attribution unknown - If this is your image, let me know, and I'll add your name.

attribution unknown - If this is your image, let me know, and I'll add your name.

· Look between the studs. Yes, remove the drywall and build it out a few inches, installing shelves between the studs, refinish it, and voila! – a whole bookcase anywhere you want one that only protrudes a few inches tops into the existing floor space of the room. Or replace the whole wall with a bookcase – maybe backed by a translucent plastic to let light in from (or lend it to) the next room over.

by Aidlin Darling Architects via Sunset Magazine website

by Aidlin Darling Architects via Sunset Magazine website

Translucent wall with shelving, by Vicente Wolf

Translucent wall with shelving, by Vicente Wolf

· Store some inside a multifunction piece of furniture, such as a storage ottoman.

Tribeca Storage Ottoman from Kaboodle.com

Tribeca Storage Ottoman from Kaboodle.com

· Build a window seat with shelves or a drawer in the base and/or side walls of the nook it’s in. Where drawers are shown in the images below, you could just as easily use open cubbies as bookshelves instead.

Windowseat nook with drawers and side shelves

Windowseat nook with drawers and side shelves

by Waldo Fernandez

by Waldo Fernandez, http://www.waldosdesigns.com


4. Look behind

If you’ve got as little as 6″ space behind a door when it’s open, with the addition of a large hinge, you can build a bookcase onto the back of the door. Or put the shelving on the front of the door. If you have the space, you can even do this on a bi-fold closet door, or a rotating door.

SpaceX door via Move Trends website

SpaceX door via Move Trends website

SpaceX Doors via Move Trends

SpaceX Doors via Move Trends

Folding bookshelf cabinet doors by SpaceX, via Move Trends website

Folding bookshelf cabinet doors by SpaceX, via Move Trends website

You could also try the Sticklebook, a really cool invisible bookshelf you could install on any wall, for about $28. http://www.sticklebook.com/index.htm

from Apartment Therapy via Marie Claire Maison

from Apartment Therapy via Marie Claire Maison

sticklebook2


5. Look down

Line up or pile books underneath your desk, occasional tables, or even the sofa, if you’ve got one that sits on relatively high legs and has no skirt. You can even put some shelves underneath the desk. Pile books artfully around the room on top of tables, desks, windowsills, and on the floor, and display your decorative objets sitting on top of the books. And finally, if your obsession becomes too great, do as Sharon Stanley Ruggiero confessed to resorting to at http://www.cotedetexas.blogspot.com/2008/08/living-with-books-lots-of-them.html in Joni’s fabulous post on living with masses of books, and place them between the spindles of the banister on your stairway.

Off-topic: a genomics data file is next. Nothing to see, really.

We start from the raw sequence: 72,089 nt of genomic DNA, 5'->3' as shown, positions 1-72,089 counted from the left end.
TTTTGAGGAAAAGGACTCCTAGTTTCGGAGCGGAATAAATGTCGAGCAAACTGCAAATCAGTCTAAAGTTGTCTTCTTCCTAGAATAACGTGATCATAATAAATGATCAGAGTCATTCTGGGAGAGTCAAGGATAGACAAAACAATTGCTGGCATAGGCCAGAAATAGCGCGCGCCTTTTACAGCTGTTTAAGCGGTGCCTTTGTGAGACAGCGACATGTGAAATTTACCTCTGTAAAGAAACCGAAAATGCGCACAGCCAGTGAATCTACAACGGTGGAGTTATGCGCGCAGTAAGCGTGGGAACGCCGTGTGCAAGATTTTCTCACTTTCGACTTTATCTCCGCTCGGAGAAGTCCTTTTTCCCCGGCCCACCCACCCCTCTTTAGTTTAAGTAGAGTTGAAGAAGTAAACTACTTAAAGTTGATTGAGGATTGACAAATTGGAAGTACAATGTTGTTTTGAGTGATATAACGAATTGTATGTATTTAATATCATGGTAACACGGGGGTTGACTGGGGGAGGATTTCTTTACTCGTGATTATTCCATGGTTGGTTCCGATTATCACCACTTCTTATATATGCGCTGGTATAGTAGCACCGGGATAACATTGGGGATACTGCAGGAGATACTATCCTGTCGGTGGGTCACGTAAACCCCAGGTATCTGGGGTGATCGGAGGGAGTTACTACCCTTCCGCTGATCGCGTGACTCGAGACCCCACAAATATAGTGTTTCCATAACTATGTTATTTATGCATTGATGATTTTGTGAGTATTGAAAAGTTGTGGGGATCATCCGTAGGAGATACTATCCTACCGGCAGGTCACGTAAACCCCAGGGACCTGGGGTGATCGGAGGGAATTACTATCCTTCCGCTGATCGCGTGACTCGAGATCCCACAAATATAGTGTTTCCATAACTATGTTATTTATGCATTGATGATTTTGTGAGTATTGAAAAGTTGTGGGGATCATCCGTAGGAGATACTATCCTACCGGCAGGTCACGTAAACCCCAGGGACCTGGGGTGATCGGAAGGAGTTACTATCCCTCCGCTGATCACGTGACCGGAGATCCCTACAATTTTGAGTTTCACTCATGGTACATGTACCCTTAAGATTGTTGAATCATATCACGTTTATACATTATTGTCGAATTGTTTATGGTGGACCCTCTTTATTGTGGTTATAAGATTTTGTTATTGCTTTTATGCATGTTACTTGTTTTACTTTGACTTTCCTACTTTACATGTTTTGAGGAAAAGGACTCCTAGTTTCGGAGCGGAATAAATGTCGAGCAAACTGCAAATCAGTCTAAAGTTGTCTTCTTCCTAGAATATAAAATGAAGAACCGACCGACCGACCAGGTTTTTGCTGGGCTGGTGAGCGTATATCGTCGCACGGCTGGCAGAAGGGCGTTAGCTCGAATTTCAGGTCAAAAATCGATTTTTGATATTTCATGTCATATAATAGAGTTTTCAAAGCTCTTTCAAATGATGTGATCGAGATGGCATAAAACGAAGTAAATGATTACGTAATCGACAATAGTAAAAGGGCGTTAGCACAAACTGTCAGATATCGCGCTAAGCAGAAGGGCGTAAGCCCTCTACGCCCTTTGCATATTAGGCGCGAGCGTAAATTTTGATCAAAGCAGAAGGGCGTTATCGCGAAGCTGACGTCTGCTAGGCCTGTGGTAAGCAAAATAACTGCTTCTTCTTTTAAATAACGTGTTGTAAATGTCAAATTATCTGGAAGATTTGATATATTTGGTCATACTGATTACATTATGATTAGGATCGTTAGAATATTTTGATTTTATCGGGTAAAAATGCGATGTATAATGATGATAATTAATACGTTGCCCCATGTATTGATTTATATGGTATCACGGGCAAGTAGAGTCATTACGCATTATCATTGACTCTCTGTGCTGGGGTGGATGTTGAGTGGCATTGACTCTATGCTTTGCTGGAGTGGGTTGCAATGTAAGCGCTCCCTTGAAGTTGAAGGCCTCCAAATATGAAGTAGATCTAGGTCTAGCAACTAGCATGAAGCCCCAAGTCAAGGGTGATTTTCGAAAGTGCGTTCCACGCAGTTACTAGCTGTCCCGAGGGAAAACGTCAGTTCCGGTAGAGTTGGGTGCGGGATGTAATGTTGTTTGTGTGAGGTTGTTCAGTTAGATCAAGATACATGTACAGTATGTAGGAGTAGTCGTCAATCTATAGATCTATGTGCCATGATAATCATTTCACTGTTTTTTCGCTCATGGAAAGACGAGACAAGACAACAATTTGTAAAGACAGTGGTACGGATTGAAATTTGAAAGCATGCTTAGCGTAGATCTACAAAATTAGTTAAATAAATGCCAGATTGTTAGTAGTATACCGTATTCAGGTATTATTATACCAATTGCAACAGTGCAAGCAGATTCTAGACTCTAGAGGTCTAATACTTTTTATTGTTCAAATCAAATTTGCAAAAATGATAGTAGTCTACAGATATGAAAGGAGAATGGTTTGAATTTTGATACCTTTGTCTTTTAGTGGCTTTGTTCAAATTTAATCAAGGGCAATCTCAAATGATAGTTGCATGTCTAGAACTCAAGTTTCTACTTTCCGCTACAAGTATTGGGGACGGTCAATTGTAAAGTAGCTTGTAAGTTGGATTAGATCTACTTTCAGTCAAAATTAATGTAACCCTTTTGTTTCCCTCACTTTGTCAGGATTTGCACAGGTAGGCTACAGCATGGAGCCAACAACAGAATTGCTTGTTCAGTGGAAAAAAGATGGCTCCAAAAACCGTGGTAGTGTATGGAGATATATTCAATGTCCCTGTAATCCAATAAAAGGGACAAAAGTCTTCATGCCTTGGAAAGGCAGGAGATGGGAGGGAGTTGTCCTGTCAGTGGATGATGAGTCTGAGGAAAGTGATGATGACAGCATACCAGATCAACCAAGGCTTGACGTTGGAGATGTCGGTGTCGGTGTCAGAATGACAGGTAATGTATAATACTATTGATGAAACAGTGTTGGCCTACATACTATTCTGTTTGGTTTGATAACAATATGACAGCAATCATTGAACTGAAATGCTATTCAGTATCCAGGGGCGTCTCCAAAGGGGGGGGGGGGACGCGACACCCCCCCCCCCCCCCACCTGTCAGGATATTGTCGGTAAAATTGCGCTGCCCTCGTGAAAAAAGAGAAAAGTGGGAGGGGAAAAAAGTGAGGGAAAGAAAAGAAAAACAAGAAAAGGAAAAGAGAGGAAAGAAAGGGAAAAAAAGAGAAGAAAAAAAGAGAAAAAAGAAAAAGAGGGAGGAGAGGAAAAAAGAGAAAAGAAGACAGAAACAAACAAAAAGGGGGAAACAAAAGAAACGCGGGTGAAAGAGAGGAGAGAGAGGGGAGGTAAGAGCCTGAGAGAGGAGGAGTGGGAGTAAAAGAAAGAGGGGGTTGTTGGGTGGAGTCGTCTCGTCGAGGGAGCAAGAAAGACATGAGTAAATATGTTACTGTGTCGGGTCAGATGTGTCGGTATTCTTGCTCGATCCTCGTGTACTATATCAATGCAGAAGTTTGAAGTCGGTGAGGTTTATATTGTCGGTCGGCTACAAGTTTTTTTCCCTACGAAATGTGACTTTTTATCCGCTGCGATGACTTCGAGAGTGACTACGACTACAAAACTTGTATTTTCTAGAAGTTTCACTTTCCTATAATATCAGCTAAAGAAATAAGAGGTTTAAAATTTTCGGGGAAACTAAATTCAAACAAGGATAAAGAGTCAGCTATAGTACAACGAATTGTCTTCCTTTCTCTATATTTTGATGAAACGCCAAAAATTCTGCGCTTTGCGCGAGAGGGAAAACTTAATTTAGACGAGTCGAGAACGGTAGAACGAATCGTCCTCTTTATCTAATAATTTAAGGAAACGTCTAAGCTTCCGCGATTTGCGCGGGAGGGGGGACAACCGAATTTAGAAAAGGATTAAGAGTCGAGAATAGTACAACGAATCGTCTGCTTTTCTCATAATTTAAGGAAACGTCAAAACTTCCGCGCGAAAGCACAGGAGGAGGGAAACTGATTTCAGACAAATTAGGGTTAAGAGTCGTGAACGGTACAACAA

6. Books as furniture

Forego one or more end tables and coffee tables altogether, and just use stacks of books. This can either be a permanent solution, or used just until you can afford (or locate) the perfect furniture piece. By themselves or mixed with other items, books are great decorative objects.

Webb Design stacks of books

Webb Design, Cote de Texas

//thepeakofchic.blogspot.com

Keith Irvine via http://thepeakofchic.com

7. Don’t forget other rooms

You don’t have to fit all of your books in one room; where else in your house can you place some? Even the bathroom, kitchen, and hallways are fair game for creative book storage.


8. Edit, edit, edit

Yes, it’s anathema to a book-lover, but eventually, almost all of us have to prune our book collections to some extent, so take a good, hard look at how many, and which, books are most essential to you, and find new homes for as many of the others as you need to, when the time comes.

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NOTE:

– Please pardon any formatting errors or oddities; I’m still learning how to use this software and deal with the graphics.

– For any images without attribution, if you know the photographer and/or designer, or it’s your image, please let me know and I’ll update it with your tag line.


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Do you have an old beat-up piece of furniture or other family heirloom that you’re debating what to do with? Should you just get rid of it and replace it with something new? Is it worth restoring or refinishing, or would it be more economical to just start over?